Kibiriti Majuto tackles climate change and other social issues in the United States
At just 20 years old Kibiriti Majuto is the chief author of a well-known climate change action movement and politically engaged in his community.
Kibiriti Majuto is a young man that is hard to miss in his adopted home of Charlottesville, Virginia. Majuto was born in the Democratic Republic of the Congo but later fled to South Africa with his family to escape the violence. Just 7 years ago, they arrived in Charlottesville from South Africa as refugees. Although Majuto recalls being popular in high school and receiving a warm welcome, being a refugee came with a unique set of growing pains. His experiences in America also made him aware of many social issues.
Majuto recalls that many things in America were as he imagined them to be, however, many things were not. He was surprised at the rampant poverty and inequality in the country, especially for people of color. He was also saddened to see, that while the majority of scientists believed in climate change, the government was slow to act. It was then that Majuto decided to become more politically engaged in his adopted home country.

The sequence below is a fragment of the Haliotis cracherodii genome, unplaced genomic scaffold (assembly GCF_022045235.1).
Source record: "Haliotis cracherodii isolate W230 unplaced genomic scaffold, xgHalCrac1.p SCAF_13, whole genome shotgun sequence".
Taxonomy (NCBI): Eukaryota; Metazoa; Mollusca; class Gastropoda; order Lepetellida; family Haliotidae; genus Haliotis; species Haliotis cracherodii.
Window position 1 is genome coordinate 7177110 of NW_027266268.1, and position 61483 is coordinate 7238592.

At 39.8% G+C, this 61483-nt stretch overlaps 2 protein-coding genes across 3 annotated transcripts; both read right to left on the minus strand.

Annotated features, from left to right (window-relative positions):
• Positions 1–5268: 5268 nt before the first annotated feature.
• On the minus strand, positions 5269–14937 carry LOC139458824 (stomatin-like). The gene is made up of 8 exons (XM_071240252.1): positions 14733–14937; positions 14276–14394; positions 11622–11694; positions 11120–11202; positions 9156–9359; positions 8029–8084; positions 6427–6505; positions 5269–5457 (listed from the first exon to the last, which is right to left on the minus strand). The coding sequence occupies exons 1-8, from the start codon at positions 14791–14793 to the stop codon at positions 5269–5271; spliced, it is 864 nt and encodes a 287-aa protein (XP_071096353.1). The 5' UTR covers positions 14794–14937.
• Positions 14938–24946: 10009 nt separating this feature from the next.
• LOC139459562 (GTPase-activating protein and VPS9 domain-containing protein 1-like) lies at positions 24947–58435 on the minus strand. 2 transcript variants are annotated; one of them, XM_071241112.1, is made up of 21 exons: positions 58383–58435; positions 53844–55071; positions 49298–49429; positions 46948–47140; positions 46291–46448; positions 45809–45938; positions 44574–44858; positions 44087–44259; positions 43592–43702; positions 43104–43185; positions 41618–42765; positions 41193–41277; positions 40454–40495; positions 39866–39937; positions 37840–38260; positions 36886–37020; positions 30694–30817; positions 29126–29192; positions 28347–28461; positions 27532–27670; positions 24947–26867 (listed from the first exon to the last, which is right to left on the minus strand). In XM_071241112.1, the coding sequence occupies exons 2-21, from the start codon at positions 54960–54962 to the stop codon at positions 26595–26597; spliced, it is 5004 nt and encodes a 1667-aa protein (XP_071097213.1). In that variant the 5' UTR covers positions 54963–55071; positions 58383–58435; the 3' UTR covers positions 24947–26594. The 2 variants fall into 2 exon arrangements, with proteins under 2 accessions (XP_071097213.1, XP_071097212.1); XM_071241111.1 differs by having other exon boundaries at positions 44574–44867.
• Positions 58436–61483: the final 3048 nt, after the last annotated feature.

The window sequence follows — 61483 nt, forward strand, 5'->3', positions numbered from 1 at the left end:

While still in high school, Majuto lobbied for the rights of Syrian refugees.
He also became involved in the 2016 elections, phone banking for the Hilary Clinton and speaking out against anti-immigrant sentiment. After the elections, Majuto stayed politically engaged, this time for his other great concern, climate change.
Majuto joined the climate change action platform, Zero Hour, started by the then 16-year-old Jamie Margolin.
Zero Hour is a platform that Majuto and others have been using to propose solutions to climate change that are also socially aware. For instance, in addition to proposing buses that run on cleaner fuel and fines for fossil fuel pollution, Zero Hour also wants to make those buses accessible to the physically disabled and wants to use the money from fines to help socially disadvantaged areas.
The unique perspective of Zero Hour’s leaders, who are people of color and some refugees, is important.
More than anyone, they understand the value of climate change movements that are inclusive, fair and feasible. Majuto fighting for the fair treatment of his adopted countrymen, proving once again what serious talent and passion refugees bring to their adopted homes.
Find help near you
Search for programs and resources in your city.Start your search